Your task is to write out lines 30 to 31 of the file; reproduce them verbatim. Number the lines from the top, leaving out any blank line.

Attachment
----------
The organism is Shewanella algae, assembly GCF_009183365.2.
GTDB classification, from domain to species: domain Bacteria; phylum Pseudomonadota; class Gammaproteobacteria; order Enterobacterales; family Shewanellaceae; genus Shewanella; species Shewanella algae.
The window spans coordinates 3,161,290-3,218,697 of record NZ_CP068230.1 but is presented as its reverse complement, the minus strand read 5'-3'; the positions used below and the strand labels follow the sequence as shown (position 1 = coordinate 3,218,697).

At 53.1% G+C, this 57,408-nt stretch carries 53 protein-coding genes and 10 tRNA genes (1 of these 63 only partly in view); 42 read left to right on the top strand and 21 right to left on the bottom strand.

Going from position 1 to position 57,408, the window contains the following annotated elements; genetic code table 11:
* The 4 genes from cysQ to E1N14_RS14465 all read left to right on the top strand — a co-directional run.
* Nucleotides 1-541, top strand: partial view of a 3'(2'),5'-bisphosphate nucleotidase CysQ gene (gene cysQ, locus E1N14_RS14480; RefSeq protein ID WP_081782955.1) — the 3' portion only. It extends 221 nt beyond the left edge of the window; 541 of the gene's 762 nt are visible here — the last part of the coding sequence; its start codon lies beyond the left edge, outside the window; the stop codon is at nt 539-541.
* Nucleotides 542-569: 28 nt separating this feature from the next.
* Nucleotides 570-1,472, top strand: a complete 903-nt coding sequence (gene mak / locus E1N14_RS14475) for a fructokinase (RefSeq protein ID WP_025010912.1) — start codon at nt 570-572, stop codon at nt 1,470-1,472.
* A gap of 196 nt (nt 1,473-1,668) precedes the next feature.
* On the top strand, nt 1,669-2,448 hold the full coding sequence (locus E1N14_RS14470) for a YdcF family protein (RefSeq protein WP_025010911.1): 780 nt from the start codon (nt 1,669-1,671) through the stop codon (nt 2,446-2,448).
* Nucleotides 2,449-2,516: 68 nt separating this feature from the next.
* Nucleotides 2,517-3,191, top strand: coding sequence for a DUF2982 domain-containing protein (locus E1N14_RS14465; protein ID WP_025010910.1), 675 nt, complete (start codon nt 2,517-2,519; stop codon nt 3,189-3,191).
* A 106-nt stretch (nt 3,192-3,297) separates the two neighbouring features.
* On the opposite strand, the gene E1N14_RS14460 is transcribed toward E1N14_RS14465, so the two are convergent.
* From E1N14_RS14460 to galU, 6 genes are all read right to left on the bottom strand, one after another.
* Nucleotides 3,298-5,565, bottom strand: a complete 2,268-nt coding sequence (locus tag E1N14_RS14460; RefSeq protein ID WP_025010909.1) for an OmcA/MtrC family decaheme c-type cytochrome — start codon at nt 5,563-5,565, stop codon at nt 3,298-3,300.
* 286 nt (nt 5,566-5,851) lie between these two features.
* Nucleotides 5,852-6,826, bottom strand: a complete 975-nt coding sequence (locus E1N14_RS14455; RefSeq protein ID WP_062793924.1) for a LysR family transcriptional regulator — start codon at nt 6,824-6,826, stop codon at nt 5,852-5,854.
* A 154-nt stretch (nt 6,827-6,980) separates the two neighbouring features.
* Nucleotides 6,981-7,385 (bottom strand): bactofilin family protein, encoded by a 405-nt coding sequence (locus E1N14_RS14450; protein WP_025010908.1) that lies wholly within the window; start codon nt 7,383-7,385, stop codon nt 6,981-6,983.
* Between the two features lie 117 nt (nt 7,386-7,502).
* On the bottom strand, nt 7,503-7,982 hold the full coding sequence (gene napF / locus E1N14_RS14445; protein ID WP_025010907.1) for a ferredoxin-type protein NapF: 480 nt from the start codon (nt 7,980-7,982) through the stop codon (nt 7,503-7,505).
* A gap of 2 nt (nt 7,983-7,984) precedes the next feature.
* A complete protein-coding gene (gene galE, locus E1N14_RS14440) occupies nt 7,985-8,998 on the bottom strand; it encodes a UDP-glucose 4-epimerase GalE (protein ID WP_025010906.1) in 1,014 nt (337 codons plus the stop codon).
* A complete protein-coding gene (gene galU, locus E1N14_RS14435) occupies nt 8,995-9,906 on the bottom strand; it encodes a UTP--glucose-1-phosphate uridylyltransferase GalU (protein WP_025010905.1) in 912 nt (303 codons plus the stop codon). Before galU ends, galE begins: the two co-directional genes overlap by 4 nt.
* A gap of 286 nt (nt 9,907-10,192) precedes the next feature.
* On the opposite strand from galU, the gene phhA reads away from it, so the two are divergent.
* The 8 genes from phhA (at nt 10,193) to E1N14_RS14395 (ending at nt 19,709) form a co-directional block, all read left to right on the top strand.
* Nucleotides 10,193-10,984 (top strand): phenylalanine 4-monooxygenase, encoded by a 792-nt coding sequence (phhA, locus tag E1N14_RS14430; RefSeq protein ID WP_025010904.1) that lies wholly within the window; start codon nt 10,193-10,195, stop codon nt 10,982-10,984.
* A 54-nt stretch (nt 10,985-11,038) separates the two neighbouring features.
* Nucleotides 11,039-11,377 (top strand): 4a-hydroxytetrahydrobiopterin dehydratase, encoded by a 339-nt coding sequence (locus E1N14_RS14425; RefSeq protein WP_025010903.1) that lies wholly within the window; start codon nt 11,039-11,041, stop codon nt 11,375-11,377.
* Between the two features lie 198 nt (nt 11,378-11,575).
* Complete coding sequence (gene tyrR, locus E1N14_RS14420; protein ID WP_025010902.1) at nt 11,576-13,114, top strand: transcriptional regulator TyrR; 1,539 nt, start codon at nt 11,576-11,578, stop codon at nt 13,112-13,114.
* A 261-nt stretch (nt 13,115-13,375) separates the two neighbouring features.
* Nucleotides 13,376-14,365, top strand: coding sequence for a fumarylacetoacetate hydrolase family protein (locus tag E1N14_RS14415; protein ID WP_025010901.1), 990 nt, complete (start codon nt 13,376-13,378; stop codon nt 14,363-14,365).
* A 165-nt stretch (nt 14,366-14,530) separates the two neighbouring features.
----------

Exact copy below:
* Nucleotides 10,193-10,984 (top strand): phenylalanine 4-monooxygenase, encoded by a 792-nt coding sequence (phhA, locus tag E1N14_RS14430; RefSeq protein ID WP_025010904.1) that lies wholly within the window; start codon nt 10,193-10,195, stop codon nt 10,982-10,984.
* A 54-nt stretch (nt 10,985-11,038) separates the two neighbouring features.